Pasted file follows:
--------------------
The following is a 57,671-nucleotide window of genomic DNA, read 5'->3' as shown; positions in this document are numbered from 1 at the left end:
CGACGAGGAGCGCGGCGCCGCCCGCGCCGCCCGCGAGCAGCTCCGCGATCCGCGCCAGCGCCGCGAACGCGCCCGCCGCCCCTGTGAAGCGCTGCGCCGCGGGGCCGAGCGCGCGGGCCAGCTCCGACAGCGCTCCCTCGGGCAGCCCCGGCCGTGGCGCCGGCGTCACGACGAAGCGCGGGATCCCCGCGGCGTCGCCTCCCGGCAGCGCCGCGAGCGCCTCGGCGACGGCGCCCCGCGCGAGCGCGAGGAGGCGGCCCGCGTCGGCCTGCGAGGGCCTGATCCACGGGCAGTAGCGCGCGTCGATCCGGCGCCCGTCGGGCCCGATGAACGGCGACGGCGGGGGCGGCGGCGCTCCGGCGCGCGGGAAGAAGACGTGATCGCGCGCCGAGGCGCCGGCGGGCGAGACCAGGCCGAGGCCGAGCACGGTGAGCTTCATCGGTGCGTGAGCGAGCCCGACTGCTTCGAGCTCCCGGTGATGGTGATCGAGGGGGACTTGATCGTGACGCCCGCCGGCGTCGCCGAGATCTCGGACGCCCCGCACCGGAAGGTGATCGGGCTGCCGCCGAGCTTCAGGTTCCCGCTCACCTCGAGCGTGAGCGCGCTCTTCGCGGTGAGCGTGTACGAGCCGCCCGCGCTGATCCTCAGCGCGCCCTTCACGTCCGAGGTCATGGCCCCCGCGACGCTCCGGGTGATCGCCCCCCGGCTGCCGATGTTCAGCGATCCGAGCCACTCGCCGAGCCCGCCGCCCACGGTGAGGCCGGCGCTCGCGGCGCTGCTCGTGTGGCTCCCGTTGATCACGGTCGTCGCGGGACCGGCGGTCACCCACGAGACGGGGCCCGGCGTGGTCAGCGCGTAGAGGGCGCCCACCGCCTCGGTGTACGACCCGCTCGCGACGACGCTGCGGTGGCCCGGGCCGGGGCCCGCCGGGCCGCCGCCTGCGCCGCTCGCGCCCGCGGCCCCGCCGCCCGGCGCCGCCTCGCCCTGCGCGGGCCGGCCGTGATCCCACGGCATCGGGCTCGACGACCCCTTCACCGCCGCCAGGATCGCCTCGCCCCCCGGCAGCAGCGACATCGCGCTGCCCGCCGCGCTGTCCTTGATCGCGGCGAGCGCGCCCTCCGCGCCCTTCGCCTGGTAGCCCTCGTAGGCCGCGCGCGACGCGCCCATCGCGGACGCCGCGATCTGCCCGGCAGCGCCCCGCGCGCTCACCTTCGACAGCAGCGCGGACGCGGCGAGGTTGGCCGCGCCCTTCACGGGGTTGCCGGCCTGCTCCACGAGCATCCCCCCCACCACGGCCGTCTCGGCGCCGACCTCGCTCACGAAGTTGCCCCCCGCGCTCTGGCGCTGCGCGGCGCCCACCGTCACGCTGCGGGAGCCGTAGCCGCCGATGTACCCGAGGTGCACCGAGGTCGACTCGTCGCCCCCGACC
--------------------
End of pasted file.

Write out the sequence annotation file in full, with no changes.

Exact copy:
The following is a 57,671-nucleotide window of genomic DNA, read 5'->3' as shown; positions in this document are numbered from 1 at the left end:
CGACGAGGAGCGCGGCGCCGCCCGCGCCGCCCGCGAGCAGCTCCGCGATCCGCGCCAGCGCCGCGAACGCGCCCGCCGCCCCTGTGAAGCGCTGCGCCGCGGGGCCGAGCGCGCGGGCCAGCTCCGACAGCGCTCCCTCGGGCAGCCCCGGCCGTGGCGCCGGCGTCACGACGAAGCGCGGGATCCCCGCGGCGTCGCCTCCCGGCAGCGCCGCGAGCGCCTCGGCGACGGCGCCCCGCGCGAGCGCGAGGAGGCGGCCCGCGTCGGCCTGCGAGGGCCTGATCCACGGGCAGTAGCGCGCGTCGATCCGGCGCCCGTCGGGCCCGATGAACGGCGACGGCGGGGGCGGCGGCGCTCCGGCGCGCGGGAAGAAGACGTGATCGCGCGCCGAGGCGCCGGCGGGCGAGACCAGGCCGAGGCCGAGCACGGTGAGCTTCATCGGTGCGTGAGCGAGCCCGACTGCTTCGAGCTCCCGGTGATGGTGATCGAGGGGGACTTGATCGTGACGCCCGCCGGCGTCGCCGAGATCTCGGACGCCCCGCACCGGAAGGTGATCGGGCTGCCGCCGAGCTTCAGGTTCCCGCTCACCTCGAGCGTGAGCGCGCTCTTCGCGGTGAGCGTGTACGAGCCGCCCGCGCTGATCCTCAGCGCGCCCTTCACGTCCGAGGTCATGGCCCCCGCGACGCTCCGGGTGATCGCCCCCCGGCTGCCGATGTTCAGCGATCCGAGCCACTCGCCGAGCCCGCCGCCCACGGTGAGGCCGGCGCTCGCGGCGCTGCTCGTGTGGCTCCCGTTGATCACGGTCGTCGCGGGACCGGCGGTCACCCACGAGACGGGGCCCGGCGTGGTCAGCGCGTAGAGGGCGCCCACCGCCTCGGTGTACGACCCGCTCGCGACGACGCTGCGGTGGCCCGGGCCGGGGCCCGCCGGGCCGCCGCCTGCGCCGCTCGCGCCCGCGGCCCCGCCGCCCGGCGCCGCCTCGCCCTGCGCGGGCCGGCCGTGATCCCACGGCATCGGGCTCGACGACCCCTTCACCGCCGCCAGGATCGCCTCGCCCCCCGGCAGCAGCGACATCGCGCTGCCCGCCGCGCTGTCCTTGATCGCGGCGAGCGCGCCCTCCGCGCCCTTCGCCTGGTAGCCCTCGTAGGCCGCGCGCGACGCGCCCATCGCGGACGCCGCGATCTGCCCGGCAGCGCCCCGCGCGCTCACCTTCGACAGCAGCGCGGACGCGGCGAGGTTGGCCGCGCCCTTCACGGGGTTGCCGGCCTGCTCCACGAGCATCCCCCCCACCACGGCCGTCTCGGCGCCGACCTCGCTCACGAAGTTGCCCCCCGCGCTCTGGCGCTGCGCGGCGCCCACCGTCACGCTGCGGGAGCCGTAGCCGCCGATGTACCCGAGGTGCACCGAGGTCGACTCGTCGCCCCCGACC